Exactly twenty years ago, I moved across from what was then the Prince’s Youth Business Trust to Business in the Community – initially to head up BITC’s work in support of the 300-plus local enterprise agencies that were then in operation. Reflecting on the last 20 years, there has been enormous progress in the quality and extent of business involvement in the community.
Back then, hardly any major business had an employee volunteering programme – today, they are commonplace. In 1987, no company was reporting on its environmental and social impacts – today, 90% of the top 100 companies regularly do so.
We have seen an evolution from corporate philanthropy, which was sometimes disconnected from business purpose, to a far more sophisticated mix of corporate community investment related to business needs, combined with smarter support for the philanthropic activities (cash and time) from their individual employees.
Many leading companies have admirably stuck with specific social issues over the long term, and gained real insight for society (and sometimes for their own business activities too) from the longevity of their commitment. Some of these long-term corporate citizens will be honoured for their staying power in Business in the Community’s special Jubilee Big Tick awards this summer.
Yet businesses, government and the voluntary/community sector generally lack institutional memory and, therefore, are destined to repeat the same attempts to increase corporate involvement, as a forthcoming report by myself, Geoffrey Bush of Diageo and experts at The SMART Company will show.
A daunting new series of challenges to social inclusion, far more serious than those of the 1980s, demand urgent corporate action, alongside that of government and of the voluntary and community sectors. London is now reportedly the “knife capital” of the Western world. The spate of teenage shootings and knifings suggests a section of urban youth that lacks the know-how or the will to express feelings and ideas rationally.
Meanwhile, the new “demographic time bomb” will be a large elderly population, dependent on welfare; combined with a deteriorating dependency:worker ratio to pay for and to care for them. Already, the quality of life for too many elderly Britons is defined by a shrinking social circle and contracting safe physical space. I was struck by the plaintive comment of one old lady on the radio after the Easter knife murder in east London: “We are not living around here – we are just existing.”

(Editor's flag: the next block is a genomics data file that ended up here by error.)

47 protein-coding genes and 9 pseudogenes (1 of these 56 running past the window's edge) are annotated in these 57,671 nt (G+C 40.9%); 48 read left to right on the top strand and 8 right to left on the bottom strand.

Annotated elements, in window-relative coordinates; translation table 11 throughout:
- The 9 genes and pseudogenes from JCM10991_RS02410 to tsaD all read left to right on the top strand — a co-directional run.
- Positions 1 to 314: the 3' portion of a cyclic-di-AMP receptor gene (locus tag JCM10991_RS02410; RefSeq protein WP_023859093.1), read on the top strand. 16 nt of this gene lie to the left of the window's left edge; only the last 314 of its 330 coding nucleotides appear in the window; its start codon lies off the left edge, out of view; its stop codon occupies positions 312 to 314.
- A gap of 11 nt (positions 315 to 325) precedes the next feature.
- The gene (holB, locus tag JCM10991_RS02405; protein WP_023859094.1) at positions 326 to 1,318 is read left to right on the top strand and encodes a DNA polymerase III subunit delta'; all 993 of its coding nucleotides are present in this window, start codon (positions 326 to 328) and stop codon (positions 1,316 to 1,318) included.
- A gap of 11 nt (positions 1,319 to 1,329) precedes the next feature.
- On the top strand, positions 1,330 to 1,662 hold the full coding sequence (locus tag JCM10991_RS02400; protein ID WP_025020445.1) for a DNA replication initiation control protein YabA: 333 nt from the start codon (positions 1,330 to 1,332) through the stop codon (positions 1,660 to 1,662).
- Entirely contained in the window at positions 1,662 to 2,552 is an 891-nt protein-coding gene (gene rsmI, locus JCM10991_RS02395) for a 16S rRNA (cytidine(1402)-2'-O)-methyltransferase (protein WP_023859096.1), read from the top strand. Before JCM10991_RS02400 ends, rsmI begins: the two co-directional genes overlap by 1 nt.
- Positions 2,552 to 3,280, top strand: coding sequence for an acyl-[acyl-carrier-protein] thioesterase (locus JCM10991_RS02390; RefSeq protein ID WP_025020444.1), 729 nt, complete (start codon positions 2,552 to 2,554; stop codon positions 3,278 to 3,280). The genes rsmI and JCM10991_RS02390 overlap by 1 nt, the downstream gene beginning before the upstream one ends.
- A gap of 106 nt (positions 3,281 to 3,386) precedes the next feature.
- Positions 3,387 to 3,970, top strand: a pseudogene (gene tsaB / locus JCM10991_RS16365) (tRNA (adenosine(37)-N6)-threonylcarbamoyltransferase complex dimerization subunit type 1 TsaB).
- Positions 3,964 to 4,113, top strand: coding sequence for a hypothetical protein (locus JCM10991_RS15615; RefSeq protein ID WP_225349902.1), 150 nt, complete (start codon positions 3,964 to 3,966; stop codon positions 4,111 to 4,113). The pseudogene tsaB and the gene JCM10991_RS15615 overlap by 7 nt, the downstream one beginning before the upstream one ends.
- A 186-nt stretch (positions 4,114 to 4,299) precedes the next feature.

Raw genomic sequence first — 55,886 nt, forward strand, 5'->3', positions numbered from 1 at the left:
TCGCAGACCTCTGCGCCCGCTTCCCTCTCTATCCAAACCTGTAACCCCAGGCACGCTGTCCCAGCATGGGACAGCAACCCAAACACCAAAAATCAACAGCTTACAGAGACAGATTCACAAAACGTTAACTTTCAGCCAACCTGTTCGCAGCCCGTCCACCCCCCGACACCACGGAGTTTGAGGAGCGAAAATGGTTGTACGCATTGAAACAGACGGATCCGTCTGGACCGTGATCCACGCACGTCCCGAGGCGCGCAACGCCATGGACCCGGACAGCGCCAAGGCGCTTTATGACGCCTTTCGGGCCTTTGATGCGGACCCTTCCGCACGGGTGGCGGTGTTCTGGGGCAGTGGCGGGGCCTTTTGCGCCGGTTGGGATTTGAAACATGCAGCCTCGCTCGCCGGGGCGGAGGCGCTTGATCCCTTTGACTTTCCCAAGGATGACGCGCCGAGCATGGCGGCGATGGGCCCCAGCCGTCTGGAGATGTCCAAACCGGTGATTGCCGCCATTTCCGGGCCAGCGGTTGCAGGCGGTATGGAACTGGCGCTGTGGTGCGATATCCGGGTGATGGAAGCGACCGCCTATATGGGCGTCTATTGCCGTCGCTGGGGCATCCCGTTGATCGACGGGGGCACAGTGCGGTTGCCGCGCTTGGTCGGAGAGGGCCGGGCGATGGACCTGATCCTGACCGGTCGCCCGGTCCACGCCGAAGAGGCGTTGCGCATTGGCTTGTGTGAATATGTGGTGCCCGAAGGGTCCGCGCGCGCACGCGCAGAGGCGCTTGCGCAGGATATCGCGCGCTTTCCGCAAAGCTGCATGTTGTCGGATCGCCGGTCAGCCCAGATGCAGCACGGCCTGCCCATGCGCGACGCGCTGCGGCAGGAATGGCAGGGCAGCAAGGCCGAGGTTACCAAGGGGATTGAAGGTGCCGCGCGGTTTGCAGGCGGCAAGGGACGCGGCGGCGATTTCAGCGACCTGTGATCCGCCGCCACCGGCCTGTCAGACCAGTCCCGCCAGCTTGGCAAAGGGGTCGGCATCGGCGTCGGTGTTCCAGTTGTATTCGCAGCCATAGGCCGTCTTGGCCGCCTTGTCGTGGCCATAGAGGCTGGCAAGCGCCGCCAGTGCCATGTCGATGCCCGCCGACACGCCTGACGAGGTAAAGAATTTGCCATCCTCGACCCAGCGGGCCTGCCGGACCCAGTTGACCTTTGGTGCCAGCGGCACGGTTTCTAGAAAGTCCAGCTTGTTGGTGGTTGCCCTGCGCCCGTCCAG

In the 1980s, businesses created local enterprise agencies, education-business partnerships and Groundwork Trusts, and a range of other public-private-community initiatives to meet the challenges of social inclusion. But where are the modern-day equivalents? Just as businesses in the 1980s looked in new places for solutions then, so we need to encourage experimentation now. Briefing has recently featured the excellent Kids Company as one solution. Their Clubs that Count promotes community involvement by football clubs.
Businesses wanting to make a difference could get behind the new National Union of Teachers’ charter to improve the attainment of Afro-Caribbean boys. While schools, parents and pupils all have responsibilities, businesses are well placed to encourage employees – particularly successful young black employees – to act as mentors.
Similarly, when it comes to improving the quality of later life – promoting volunteering with the elderly and offering opportunities for the elderly to rebuild social networks – companies have ample opportunities to get involved.
At Housing 21 – one of the largest providers of social housing and care for older people across England (www.housing21.co.uk) – we are looking for such partners.
Getting serious business attention on social inclusion will have to compete for corporate and societal ‘air-time’ with other pressing issues, such as climate change and international competitiveness. We need to stress its continuing importance.
David Grayson is director of Cranfield’s new Doughty Centre for Corporate Responsibility and a director of BITC. He chairs Housing 21 and is a contributing editor to Briefing.